This post by Andrea Davis originally appeared on The American Historical Association’s Perspectives On History.
Learning Management Systems (LMSs) have become ubiquitous in higher education. In online and traditional courses, instructors regularly use LMSs to post syllabi, house readings, facilitate student engagement, and provide feedback and grades. As these practices have become routine, digital pedagogues Sean Michael Morris and George Veletsianos remind us to interrogate the values and objectives of the university LMS. Rather than have us adopt its logic without question, they urge us to make critical decisions about our course platforms. I did exactly that in my undergraduate methods course, Practice of History, by repurposing Zotero as a course platform to help students achieve specific learning outcomes.
Practice of History is a required course for history majors at Arkansas State University, designed to prepare students for upper-level courses. As it stands in the curriculum, the course’s main objectives are to teach students how to find, evaluate, and cite sources, and how to use primary and secondary source evidence to construct interpretations that engage with historiographical conversations. These learning goals—combined with my commitment to preparing students for our predominantlypost-print world—led me to Zotero, a free and open-source research and bibliographic management system developed by the Roy Rosenzweig Center for History and New Media at George Mason University.
Although marketed as “easy-to-use,” Zotero can be challenging for students. Without an understanding of how the different system applications and plugins work together, it can be difficult to figure out how and where to complete discrete tasks. Navigating Zotero is not the only challenge. Conceptually, it can be difficult to get students to buy in to the program if they have not yet developed a thorough understanding of the research process.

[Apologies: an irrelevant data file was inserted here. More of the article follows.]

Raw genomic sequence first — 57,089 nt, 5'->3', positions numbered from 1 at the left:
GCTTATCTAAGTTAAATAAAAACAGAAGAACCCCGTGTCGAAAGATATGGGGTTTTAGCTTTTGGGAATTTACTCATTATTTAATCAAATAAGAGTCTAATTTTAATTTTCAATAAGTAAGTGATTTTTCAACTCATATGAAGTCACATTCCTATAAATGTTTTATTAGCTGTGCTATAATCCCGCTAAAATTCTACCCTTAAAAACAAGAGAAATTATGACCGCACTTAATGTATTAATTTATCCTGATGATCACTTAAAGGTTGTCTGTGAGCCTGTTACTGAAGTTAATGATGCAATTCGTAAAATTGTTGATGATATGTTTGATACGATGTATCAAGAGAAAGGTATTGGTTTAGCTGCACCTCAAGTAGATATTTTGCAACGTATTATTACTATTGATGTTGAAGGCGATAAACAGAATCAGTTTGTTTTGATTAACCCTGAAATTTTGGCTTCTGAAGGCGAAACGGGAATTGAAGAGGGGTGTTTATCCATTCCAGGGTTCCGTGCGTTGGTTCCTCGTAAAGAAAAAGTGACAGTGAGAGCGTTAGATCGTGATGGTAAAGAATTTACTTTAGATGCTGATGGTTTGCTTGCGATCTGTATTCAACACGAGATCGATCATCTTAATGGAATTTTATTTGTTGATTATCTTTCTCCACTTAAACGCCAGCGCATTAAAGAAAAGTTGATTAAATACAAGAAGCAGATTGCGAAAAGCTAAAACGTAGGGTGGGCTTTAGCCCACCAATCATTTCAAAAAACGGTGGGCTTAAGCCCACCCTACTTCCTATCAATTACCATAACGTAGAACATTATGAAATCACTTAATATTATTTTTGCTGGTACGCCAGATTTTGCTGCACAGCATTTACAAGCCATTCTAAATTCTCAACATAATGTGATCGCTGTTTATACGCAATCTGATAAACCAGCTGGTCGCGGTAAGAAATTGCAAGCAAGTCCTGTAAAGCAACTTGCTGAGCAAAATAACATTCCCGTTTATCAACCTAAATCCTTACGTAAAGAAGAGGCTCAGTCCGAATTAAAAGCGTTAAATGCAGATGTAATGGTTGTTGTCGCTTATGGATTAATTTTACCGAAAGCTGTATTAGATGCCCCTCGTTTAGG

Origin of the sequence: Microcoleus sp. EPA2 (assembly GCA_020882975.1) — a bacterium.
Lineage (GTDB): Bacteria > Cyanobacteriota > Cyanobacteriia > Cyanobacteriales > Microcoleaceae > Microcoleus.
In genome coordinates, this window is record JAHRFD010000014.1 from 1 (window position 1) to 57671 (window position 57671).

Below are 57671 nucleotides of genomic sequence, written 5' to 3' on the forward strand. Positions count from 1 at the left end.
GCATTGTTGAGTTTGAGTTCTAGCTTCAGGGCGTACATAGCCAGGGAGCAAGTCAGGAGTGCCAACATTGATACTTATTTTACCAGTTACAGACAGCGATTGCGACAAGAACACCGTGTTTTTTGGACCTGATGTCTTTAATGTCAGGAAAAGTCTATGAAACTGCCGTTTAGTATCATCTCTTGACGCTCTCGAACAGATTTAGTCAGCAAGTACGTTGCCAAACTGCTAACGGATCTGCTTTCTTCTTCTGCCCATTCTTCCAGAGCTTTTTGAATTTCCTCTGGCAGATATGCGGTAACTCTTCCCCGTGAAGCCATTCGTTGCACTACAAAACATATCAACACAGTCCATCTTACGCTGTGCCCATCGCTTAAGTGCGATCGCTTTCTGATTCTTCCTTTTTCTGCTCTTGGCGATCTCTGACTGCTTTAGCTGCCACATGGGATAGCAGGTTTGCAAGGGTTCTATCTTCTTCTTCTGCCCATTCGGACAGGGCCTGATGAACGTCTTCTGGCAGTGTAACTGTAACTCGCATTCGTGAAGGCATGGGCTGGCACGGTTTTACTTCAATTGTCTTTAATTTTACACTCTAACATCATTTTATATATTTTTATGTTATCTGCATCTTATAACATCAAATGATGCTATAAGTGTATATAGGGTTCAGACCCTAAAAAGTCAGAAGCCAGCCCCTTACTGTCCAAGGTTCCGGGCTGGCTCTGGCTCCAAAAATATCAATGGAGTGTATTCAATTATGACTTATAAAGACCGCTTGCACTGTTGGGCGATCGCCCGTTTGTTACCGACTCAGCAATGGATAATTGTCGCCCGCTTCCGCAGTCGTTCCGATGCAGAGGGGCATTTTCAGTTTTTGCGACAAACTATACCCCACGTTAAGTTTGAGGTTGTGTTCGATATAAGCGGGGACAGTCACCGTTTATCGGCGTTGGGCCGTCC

I alleviated these challenges by repurposing Zotero as a course platform. The course was divided into three modules: “Approaches to Historical Writing,” where students had low-stakes opportunities to familiarize themselves with Zotero’s online application while reviewing foundational historical skills; “Developing a Research Paper,” where students learned additional facets of the program while completing individual research papers; and “Communicating Research to a Public Audience,” where students built upon the digital skills that they had developed throughout the course to create interactive Medium postsbased on their research.
One of the most exciting things about the workshop, which was conducted in the department computer lab, was the extent to which students offered and requested help from their peers. Their conversations led to an engaging class discussion about how to cite digitized primary sources, where we collectively weighed the advantages and drawbacks of privileging the digitized version over the original source. Image 2 shows how one student decided to highlight the original publication information for the purposes of their primary source analysis (Image 3). The experience ultimately prompted me to clarify best practices, and I subsequently added the Library of Congress guide “How to Cite Digitized Primary Sources” to my course resources folder.